Inflammatory Biomarkers, Depressive Symptoms and Falls Among the elderly in Panama

(E-pub Ahead of Print)

Author(s): Gabrielle B. Britton*, Sid E. O’Bryant, Leigh A. Johnson, James R. Hall, Alcibiades E. Villarreal, Diana C. Oviedo, Ambar R. Pérez Lao, María B. Carreira, for the Panama Aging Research Initiative.

Journal Name: Current Aging Science

Become EABM
Become Reviewer

Abstract:

Background: Falls are common among elderly adults, and are predictors of hospitalization, institutionalization and mortality.

Objective: The objective of the present study was to examine the relationship between blood-based markers of inflammation and fall events in a sample of elderly Hispanic adults.

Method: Data were collected from 190 participants enrolled in the Panama Aging Research Initiative study who completed baseline clinical and cognitive assessments. A non-fasting blood sample was obtained. Self-reported falls were classified as no falls, single falls or recurrent (two or more) falls reported in the 12 months prior to baseline evaluations. Serum levels of C reactive protein (CRP), T-lymphocyte secreting protein (I-309), interleukin 10 (IL-10), interleukin 6 (IL-6) and interleukin 7 (IL-7) were measured. Global cognition was assessed with the Mini Mental State Examination and depressive symptoms were assessed with the Geriatric Depression Scale (GDS-30). Multinomial logistic regression was used to assess the link between inflammation and fall events.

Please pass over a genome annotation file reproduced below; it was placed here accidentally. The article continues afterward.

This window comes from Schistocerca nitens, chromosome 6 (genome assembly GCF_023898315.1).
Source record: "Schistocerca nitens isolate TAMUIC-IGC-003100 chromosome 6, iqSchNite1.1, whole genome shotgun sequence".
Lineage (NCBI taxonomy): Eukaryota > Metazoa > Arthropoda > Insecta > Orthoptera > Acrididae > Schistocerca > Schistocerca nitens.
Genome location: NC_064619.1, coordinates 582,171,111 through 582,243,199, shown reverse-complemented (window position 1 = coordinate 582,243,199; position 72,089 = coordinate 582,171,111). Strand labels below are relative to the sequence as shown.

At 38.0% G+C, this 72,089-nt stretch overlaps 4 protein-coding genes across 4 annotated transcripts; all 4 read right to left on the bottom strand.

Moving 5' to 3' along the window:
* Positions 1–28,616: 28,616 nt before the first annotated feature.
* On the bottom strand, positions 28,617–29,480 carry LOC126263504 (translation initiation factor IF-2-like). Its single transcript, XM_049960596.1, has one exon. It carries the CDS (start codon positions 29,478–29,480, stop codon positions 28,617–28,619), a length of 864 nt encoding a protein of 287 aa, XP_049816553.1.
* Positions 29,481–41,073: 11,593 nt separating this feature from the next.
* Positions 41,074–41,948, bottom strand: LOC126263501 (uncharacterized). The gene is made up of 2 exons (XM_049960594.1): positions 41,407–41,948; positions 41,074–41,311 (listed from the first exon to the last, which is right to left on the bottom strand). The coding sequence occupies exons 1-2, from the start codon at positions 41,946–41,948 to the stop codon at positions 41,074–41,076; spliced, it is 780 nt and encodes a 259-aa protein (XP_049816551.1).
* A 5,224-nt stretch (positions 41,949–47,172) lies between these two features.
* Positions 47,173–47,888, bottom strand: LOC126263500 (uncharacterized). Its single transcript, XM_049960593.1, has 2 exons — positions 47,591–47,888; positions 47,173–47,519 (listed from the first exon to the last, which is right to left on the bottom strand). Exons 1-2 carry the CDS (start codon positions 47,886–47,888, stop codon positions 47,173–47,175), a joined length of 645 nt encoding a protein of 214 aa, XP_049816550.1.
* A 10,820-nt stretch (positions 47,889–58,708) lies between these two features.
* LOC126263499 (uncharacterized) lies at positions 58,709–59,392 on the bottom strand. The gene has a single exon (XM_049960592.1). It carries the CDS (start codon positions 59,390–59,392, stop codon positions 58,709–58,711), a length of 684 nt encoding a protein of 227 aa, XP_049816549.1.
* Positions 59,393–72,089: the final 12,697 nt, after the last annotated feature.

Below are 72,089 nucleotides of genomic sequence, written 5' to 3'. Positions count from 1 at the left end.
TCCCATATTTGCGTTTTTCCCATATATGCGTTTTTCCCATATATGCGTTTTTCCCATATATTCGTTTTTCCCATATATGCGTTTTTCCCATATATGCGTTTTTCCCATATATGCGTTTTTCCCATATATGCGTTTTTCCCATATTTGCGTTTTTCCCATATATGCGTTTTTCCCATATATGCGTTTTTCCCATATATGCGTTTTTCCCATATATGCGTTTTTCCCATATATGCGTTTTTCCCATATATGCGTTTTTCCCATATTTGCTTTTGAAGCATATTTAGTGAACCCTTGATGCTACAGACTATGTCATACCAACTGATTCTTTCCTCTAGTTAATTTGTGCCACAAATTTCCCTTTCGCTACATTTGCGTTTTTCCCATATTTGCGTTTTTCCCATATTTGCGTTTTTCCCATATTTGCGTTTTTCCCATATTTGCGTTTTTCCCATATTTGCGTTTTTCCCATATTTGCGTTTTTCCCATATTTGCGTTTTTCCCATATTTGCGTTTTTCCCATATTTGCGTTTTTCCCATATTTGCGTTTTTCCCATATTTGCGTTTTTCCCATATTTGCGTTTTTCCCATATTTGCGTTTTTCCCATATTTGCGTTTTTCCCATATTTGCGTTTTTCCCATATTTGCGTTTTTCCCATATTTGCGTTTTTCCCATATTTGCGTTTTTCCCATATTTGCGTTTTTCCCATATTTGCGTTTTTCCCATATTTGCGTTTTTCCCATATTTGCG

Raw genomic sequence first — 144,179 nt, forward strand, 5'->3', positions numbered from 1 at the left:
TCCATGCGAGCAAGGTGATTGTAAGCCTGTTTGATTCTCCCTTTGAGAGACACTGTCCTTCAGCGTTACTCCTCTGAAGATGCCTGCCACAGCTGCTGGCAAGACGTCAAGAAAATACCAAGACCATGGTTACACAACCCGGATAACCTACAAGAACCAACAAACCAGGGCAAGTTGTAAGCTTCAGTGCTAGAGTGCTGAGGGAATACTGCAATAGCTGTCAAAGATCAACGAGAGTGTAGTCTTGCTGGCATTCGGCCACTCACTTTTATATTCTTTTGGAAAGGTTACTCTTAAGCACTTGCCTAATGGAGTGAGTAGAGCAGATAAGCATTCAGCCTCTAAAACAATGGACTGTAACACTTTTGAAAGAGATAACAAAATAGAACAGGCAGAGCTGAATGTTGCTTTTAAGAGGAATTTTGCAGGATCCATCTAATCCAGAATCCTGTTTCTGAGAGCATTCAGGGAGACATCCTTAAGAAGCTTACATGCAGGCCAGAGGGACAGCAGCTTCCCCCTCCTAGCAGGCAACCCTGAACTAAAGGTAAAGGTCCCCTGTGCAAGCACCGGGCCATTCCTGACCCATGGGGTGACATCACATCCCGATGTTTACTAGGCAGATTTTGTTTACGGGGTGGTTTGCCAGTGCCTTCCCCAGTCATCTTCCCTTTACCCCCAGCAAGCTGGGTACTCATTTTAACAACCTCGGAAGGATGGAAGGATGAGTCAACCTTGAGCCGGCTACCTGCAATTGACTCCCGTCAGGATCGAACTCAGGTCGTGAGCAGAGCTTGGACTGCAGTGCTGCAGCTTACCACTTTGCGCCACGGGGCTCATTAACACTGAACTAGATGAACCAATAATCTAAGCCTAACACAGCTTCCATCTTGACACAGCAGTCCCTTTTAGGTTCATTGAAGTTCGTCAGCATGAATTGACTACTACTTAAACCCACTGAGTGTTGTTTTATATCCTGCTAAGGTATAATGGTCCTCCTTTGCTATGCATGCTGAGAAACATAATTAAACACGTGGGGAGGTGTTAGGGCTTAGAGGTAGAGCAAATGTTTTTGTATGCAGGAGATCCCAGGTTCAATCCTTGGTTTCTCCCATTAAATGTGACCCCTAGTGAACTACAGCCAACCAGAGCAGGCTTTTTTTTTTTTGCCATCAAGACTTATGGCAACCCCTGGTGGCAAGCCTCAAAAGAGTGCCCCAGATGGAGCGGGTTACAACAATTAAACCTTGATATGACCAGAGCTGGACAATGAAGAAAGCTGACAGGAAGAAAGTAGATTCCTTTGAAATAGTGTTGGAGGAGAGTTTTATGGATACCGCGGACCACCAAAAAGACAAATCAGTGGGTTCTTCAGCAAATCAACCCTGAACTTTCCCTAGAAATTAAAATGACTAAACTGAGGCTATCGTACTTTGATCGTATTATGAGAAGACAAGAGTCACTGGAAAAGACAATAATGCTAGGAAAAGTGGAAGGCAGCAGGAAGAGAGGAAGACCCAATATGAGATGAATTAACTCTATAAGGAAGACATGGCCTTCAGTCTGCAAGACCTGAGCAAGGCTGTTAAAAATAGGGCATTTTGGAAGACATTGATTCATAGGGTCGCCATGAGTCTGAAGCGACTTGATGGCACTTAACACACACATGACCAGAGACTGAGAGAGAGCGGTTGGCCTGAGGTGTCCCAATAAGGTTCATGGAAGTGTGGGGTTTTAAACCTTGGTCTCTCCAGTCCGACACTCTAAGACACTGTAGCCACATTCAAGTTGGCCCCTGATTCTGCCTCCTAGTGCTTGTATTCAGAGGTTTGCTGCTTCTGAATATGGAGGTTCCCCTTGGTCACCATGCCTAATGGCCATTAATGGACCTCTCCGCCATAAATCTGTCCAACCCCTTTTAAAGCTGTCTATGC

Results: Depressive symptoms, limitations in instrumental activities of daily living (IADL), IL-7 and I-309 were significantly related to fall events. Elevated levels of IL-7 increased the likelihood of single and recurrent falls, while increased levels of I-309 were associated only with recurrent falls. Greater IADL limitations and depressive symptoms were associated with an increased likelihood of recurrent falls.

Conclusion: There is a lack of research investigating the relationship between inflammatory biomarkers and fall events. These results provide evidence of risk factors for falls in Hispanic older adults, and could serve to guide public health professionals to establish clinical guidelines to reduce fall risks.

Keywords: Aging, disability, inflammation, depression, Hispanics, Latin America.

Rights & PermissionsPrintExport Cite as


Article Details

(E-pub Ahead of Print)
DOI: 10.2174/1874609812666190215125104
Price: $95